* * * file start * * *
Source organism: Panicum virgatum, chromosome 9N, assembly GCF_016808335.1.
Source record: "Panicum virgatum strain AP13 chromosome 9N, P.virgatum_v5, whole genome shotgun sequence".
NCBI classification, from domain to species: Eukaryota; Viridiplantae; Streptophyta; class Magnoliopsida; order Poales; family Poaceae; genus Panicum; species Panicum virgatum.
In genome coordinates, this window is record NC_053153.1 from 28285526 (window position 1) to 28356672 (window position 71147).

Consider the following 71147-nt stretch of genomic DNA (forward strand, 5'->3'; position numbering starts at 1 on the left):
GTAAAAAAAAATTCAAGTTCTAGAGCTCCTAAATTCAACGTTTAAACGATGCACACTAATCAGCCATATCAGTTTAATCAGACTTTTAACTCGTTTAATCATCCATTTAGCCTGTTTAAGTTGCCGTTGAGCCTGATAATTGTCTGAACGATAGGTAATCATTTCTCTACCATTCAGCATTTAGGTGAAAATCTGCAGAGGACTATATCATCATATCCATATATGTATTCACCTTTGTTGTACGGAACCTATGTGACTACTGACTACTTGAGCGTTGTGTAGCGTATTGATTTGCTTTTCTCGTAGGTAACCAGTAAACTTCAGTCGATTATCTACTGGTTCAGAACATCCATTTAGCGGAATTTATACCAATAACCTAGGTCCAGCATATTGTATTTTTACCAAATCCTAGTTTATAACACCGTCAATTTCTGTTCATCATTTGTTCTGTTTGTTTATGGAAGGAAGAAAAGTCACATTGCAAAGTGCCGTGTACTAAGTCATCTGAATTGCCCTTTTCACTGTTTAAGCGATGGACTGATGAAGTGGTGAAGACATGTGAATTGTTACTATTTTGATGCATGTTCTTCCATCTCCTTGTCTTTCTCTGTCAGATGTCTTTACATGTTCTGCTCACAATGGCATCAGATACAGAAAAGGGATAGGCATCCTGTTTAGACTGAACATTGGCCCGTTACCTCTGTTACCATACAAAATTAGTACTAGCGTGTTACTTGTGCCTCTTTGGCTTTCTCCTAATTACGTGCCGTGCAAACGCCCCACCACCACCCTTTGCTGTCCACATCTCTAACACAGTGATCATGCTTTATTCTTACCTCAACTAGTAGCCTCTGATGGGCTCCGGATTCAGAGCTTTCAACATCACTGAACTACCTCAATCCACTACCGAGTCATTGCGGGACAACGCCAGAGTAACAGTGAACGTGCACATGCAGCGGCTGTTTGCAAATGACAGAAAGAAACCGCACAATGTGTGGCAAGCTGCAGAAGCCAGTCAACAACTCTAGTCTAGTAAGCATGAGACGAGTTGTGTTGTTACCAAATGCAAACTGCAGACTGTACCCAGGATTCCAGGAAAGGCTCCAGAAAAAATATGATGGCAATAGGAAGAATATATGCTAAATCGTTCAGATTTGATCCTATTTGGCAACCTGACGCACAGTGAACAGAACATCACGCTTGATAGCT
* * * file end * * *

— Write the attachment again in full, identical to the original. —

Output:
Source organism: Panicum virgatum, chromosome 9N, assembly GCF_016808335.1.
Source record: "Panicum virgatum strain AP13 chromosome 9N, P.virgatum_v5, whole genome shotgun sequence".
NCBI classification, from domain to species: Eukaryota; Viridiplantae; Streptophyta; class Magnoliopsida; order Poales; family Poaceae; genus Panicum; species Panicum virgatum.
In genome coordinates, this window is record NC_053153.1 from 28285526 (window position 1) to 28356672 (window position 71147).

Consider the following 71147-nt stretch of genomic DNA (forward strand, 5'->3'; position numbering starts at 1 on the left):
GTAAAAAAAAATTCAAGTTCTAGAGCTCCTAAATTCAACGTTTAAACGATGCACACTAATCAGCCATATCAGTTTAATCAGACTTTTAACTCGTTTAATCATCCATTTAGCCTGTTTAAGTTGCCGTTGAGCCTGATAATTGTCTGAACGATAGGTAATCATTTCTCTACCATTCAGCATTTAGGTGAAAATCTGCAGAGGACTATATCATCATATCCATATATGTATTCACCTTTGTTGTACGGAACCTATGTGACTACTGACTACTTGAGCGTTGTGTAGCGTATTGATTTGCTTTTCTCGTAGGTAACCAGTAAACTTCAGTCGATTATCTACTGGTTCAGAACATCCATTTAGCGGAATTTATACCAATAACCTAGGTCCAGCATATTGTATTTTTACCAAATCCTAGTTTATAACACCGTCAATTTCTGTTCATCATTTGTTCTGTTTGTTTATGGAAGGAAGAAAAGTCACATTGCAAAGTGCCGTGTACTAAGTCATCTGAATTGCCCTTTTCACTGTTTAAGCGATGGACTGATGAAGTGGTGAAGACATGTGAATTGTTACTATTTTGATGCATGTTCTTCCATCTCCTTGTCTTTCTCTGTCAGATGTCTTTACATGTTCTGCTCACAATGGCATCAGATACAGAAAAGGGATAGGCATCCTGTTTAGACTGAACATTGGCCCGTTACCTCTGTTACCATACAAAATTAGTACTAGCGTGTTACTTGTGCCTCTTTGGCTTTCTCCTAATTACGTGCCGTGCAAACGCCCCACCACCACCCTTTGCTGTCCACATCTCTAACACAGTGATCATGCTTTATTCTTACCTCAACTAGTAGCCTCTGATGGGCTCCGGATTCAGAGCTTTCAACATCACTGAACTACCTCAATCCACTACCGAGTCATTGCGGGACAACGCCAGAGTAACAGTGAACGTGCACATGCAGCGGCTGTTTGCAAATGACAGAAAGAAACCGCACAATGTGTGGCAAGCTGCAGAAGCCAGTCAACAACTCTAGTCTAGTAAGCATGAGACGAGTTGTGTTGTTACCAAATGCAAACTGCAGACTGTACCCAGGATTCCAGGAAAGGCTCCAGAAAAAATATGATGGCAATAGGAAGAATATATGCTAAATCGTTCAGATTTGATCCTATTTGGCAACCTGACGCACAGTGAACAGAACATCACGCTTGATAGCT